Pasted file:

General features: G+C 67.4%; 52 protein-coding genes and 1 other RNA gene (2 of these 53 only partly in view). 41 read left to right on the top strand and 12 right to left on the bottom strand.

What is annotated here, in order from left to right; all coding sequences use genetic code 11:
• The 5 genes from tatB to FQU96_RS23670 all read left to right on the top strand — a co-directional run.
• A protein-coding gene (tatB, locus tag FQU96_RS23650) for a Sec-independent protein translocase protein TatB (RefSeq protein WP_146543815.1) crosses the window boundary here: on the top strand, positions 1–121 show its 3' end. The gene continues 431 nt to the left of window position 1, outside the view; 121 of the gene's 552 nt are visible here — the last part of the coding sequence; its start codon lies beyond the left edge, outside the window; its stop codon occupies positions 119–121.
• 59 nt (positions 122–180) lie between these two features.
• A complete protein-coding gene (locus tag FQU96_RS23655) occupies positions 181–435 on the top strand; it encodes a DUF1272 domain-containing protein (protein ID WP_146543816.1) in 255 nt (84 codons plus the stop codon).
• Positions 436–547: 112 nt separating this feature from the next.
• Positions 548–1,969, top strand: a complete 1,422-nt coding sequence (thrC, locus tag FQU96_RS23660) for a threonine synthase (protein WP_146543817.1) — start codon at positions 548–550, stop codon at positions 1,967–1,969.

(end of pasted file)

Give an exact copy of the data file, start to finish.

General features: G+C 67.4%; 52 protein-coding genes and 1 other RNA gene (2 of these 53 only partly in view). 41 read left to right on the top strand and 12 right to left on the bottom strand.

What is annotated here, in order from left to right; all coding sequences use genetic code 11:
• The 5 genes from tatB to FQU96_RS23670 all read left to right on the top strand — a co-directional run.
• A protein-coding gene (tatB, locus tag FQU96_RS23650) for a Sec-independent protein translocase protein TatB (RefSeq protein WP_146543815.1) crosses the window boundary here: on the top strand, positions 1–121 show its 3' end. The gene continues 431 nt to the left of window position 1, outside the view; 121 of the gene's 552 nt are visible here — the last part of the coding sequence; its start codon lies beyond the left edge, outside the window; its stop codon occupies positions 119–121.
• 59 nt (positions 122–180) lie between these two features.
• A complete protein-coding gene (locus tag FQU96_RS23655) occupies positions 181–435 on the top strand; it encodes a DUF1272 domain-containing protein (protein ID WP_146543816.1) in 255 nt (84 codons plus the stop codon).
• Positions 436–547: 112 nt separating this feature from the next.
• Positions 548–1,969, top strand: a complete 1,422-nt coding sequence (thrC, locus tag FQU96_RS23660) for a threonine synthase (protein WP_146543817.1) — start codon at positions 548–550, stop codon at positions 1,967–1,969.